And here a comparison comes suddenly to mind. How like to a many-rayed starfish is our creeping crinoid! Few of us, unless we had studies about these creatures, could distinguish between a crinoid and one of the frisky little dancing stars, or serpent stars, which are so common in the rocky eaves along our coast. This relationship is no less real than apparent. The hard-skinned "five finger," or common starfish, which we may pick up on any beach, while it never grew upon a stem, yet still preserves the radial symmetry of its stalked ancestors. Pick up your starfish, carry it to the nearest field, and pluck a daisy close to the head. How interesting the comparison becomes, now that the knowledge of its meaning is plain. Anything which grows fast upon a single immovable stem tends to grow equally in all directions. We need not stop here, for we may include sea anemones and corals, those most marvellously coloured flowers of the sea, which grow upon a short, thick stalk and send out their tentacles equally in all directions. And many of the jellyfish which throb along close beneath the surface swells were in their youth each a section of a pile of saucer-like individuals, which were fastened by a single stalk to some shell or piece of coral.
We will remember that it was suggested that the theoretical daisy would soon alter its shape after it entered upon active life. This is plainly seen in the starfish, although at first glance the creature seems as radially symmetrical as a wheel. But at one side of the body, between two of the arms, is a tiny perforated plate, serving to strain the water which enters the body, and thus the circular tendency is broken, and a beginning made toward right and left handedness. In certain sea-urchins, which are really starfishes with the gaps between the arms filled up, the body is elongated, and thus the head and tail conditions of all animals higher in the scale of life are represented.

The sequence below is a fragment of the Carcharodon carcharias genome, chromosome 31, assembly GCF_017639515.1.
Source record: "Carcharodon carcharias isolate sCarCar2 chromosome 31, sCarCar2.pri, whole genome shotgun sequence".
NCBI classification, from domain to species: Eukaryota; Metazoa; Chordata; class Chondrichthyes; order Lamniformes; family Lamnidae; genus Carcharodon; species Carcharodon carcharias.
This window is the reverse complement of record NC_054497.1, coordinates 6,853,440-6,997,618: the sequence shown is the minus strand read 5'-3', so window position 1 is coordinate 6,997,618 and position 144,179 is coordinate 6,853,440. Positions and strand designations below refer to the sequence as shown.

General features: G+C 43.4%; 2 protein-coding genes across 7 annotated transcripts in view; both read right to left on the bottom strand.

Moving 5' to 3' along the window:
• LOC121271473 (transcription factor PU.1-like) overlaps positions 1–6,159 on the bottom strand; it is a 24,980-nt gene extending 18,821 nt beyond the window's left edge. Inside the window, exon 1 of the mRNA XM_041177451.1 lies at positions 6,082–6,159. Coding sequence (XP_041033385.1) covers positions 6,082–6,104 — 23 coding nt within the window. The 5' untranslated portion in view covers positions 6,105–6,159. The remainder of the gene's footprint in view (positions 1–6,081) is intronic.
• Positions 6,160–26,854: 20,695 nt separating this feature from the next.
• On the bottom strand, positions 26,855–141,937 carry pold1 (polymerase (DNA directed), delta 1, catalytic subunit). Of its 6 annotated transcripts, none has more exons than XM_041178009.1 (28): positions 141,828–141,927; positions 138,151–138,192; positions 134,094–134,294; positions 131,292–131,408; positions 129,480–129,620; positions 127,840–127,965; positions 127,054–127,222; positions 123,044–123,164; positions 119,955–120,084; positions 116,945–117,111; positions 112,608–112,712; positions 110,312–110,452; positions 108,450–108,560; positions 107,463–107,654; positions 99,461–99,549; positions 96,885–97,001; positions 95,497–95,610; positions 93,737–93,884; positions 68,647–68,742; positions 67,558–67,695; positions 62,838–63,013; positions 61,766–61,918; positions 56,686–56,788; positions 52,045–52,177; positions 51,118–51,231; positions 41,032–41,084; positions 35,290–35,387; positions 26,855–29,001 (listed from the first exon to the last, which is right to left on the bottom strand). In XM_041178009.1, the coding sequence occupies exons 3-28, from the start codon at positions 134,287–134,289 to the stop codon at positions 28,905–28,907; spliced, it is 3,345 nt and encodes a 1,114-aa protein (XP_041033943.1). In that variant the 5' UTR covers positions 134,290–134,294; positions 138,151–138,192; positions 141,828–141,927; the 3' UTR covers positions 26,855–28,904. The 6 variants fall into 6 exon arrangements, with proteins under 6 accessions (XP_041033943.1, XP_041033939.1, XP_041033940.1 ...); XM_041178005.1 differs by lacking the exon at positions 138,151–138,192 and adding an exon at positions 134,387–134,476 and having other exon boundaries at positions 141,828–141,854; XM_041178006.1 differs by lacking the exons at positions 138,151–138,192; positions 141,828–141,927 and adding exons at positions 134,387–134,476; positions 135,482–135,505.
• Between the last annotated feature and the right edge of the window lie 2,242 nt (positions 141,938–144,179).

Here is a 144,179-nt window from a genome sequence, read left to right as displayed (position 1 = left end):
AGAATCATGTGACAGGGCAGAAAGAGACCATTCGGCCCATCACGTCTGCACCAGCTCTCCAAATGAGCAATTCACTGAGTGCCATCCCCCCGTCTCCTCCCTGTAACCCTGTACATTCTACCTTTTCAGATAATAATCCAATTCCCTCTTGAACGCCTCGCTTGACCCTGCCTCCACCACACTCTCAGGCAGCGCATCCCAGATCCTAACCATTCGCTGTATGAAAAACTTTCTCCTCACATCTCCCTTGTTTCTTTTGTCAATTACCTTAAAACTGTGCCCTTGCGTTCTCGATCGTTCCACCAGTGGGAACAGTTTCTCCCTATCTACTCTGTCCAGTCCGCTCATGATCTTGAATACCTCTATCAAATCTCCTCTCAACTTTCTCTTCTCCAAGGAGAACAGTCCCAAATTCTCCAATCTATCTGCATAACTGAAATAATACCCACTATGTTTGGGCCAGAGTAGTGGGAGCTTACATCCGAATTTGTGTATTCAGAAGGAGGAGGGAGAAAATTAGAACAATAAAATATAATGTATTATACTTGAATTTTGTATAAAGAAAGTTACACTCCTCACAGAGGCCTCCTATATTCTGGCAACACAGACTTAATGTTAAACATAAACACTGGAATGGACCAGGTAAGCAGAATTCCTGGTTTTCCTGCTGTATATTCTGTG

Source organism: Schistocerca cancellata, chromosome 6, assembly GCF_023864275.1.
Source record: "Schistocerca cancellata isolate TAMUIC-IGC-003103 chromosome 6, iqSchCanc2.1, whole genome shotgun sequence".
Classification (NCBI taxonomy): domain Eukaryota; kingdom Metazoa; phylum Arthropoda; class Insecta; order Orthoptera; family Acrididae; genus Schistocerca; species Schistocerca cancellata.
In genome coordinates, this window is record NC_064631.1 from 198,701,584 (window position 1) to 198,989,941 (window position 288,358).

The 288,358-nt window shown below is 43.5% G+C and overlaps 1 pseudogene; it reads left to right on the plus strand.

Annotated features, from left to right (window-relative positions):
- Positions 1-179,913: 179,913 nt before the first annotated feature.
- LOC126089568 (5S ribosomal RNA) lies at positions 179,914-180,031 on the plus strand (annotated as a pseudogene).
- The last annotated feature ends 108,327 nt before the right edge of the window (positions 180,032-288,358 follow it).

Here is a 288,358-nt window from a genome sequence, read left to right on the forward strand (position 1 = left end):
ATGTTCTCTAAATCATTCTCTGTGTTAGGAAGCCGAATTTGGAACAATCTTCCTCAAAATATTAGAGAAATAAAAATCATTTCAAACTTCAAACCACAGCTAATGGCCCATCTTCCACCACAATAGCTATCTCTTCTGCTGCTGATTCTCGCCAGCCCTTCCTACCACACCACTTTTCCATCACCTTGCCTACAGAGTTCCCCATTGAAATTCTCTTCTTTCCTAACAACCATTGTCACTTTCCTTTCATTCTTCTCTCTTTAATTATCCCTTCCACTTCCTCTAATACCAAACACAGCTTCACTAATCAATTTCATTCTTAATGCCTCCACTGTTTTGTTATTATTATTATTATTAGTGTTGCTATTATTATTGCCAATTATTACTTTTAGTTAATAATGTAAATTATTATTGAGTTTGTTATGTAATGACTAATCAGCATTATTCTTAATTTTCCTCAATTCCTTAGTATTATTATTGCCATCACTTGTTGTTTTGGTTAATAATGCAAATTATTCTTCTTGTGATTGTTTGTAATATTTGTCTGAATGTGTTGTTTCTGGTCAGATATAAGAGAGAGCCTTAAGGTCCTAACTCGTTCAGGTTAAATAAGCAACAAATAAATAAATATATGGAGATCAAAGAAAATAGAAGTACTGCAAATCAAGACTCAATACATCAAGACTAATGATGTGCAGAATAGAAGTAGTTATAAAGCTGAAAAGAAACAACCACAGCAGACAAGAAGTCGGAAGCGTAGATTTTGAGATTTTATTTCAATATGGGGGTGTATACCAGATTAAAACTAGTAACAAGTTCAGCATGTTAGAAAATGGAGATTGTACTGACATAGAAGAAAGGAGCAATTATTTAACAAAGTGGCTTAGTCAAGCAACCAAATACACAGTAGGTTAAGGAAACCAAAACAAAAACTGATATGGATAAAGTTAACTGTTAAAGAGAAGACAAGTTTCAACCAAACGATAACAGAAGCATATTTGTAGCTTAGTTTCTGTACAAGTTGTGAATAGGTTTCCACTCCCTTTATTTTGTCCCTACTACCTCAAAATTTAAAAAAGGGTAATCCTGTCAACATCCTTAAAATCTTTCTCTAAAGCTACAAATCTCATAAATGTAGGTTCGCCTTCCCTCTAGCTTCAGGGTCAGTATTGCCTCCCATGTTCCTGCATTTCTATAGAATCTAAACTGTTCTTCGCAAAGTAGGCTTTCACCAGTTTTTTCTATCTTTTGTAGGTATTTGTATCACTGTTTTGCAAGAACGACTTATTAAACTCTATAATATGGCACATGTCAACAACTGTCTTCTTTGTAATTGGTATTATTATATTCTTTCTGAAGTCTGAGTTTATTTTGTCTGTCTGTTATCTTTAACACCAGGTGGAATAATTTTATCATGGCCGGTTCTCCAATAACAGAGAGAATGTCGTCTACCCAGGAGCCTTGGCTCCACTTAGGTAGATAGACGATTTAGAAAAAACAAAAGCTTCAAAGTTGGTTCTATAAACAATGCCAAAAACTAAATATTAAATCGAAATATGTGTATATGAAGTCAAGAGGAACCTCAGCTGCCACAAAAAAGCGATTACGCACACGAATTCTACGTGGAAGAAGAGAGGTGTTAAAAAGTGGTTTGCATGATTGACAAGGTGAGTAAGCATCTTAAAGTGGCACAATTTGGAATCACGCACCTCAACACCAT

MANY of us look with longing to the days of Columbus; we chafe at the thought of no more continents to discover; no unknown seas to encompass. But at our very doors is an "undiscovered bourne," from which, while the traveller invariably returns, yet he will have penetrated but slightly into its mysteries. This unexplored region is night.